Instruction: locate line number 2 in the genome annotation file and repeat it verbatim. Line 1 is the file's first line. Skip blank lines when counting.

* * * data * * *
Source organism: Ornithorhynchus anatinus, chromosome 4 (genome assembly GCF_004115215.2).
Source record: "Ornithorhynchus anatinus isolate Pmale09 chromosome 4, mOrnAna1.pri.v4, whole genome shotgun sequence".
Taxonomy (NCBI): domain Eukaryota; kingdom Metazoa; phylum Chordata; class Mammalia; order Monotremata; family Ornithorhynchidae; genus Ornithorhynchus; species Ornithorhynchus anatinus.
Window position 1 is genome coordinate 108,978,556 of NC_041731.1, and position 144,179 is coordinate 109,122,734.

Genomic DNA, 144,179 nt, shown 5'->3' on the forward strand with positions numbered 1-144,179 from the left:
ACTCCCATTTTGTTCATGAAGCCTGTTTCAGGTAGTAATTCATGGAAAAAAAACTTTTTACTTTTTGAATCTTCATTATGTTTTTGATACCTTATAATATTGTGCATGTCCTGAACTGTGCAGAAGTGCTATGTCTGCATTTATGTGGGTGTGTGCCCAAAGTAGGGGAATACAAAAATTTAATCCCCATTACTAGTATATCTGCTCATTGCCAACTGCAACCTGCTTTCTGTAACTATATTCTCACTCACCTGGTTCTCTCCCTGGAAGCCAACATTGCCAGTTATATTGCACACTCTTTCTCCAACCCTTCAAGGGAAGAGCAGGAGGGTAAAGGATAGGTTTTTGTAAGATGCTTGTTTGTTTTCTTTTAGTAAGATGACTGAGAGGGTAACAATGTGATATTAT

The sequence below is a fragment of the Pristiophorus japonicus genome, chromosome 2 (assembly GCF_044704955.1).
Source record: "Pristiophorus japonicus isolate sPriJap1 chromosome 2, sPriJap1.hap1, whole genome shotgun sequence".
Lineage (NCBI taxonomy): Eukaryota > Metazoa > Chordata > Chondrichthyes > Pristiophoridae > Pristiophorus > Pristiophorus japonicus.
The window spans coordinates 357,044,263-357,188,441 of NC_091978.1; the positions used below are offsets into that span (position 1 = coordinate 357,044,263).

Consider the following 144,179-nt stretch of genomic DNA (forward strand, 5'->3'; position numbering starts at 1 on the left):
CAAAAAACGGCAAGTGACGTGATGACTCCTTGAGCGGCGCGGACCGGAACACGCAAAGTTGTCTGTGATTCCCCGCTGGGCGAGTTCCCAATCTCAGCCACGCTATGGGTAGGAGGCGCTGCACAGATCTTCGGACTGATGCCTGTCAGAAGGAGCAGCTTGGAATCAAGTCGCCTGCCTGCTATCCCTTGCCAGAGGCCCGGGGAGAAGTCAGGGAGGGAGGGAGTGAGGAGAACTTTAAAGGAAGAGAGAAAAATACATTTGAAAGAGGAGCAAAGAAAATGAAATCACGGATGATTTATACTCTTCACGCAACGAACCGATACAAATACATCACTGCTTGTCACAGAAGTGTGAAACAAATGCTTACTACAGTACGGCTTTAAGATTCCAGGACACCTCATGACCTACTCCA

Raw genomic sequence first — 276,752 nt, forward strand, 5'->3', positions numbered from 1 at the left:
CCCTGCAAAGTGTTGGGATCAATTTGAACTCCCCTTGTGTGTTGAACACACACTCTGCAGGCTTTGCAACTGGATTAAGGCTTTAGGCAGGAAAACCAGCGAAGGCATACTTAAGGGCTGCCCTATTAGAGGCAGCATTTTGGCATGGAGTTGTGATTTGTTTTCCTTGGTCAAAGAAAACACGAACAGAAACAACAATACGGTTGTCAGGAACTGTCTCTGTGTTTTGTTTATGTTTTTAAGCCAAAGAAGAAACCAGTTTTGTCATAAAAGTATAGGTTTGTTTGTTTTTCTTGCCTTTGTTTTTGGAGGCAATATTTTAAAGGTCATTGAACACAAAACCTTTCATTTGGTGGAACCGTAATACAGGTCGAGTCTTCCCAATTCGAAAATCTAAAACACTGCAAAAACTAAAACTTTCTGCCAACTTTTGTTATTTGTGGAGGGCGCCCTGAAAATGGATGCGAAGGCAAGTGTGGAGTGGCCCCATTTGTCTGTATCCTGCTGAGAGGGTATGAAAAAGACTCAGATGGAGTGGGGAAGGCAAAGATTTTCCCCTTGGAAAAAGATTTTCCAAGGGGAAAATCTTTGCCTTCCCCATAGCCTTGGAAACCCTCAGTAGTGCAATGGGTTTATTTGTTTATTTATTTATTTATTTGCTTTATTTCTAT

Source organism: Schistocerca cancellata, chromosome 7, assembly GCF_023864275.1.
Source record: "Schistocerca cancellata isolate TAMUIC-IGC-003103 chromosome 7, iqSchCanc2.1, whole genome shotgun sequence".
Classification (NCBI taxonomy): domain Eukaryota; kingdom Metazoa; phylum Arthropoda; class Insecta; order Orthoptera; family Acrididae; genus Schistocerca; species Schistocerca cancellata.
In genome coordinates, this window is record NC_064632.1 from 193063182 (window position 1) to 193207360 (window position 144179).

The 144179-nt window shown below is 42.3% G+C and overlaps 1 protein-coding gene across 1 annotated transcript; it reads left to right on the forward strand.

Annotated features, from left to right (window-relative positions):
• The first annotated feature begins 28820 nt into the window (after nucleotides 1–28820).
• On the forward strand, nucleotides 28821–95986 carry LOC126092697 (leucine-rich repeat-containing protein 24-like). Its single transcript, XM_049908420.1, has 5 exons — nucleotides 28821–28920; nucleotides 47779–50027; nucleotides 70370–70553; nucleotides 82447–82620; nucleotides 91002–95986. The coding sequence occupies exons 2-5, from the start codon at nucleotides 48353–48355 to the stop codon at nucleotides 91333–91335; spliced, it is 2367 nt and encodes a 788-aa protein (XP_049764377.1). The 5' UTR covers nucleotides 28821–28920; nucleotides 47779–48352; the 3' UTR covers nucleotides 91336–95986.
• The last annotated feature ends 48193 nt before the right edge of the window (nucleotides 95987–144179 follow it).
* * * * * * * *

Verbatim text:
Source record: "Ornithorhynchus anatinus isolate Pmale09 chromosome 4, mOrnAna1.pri.v4, whole genome shotgun sequence".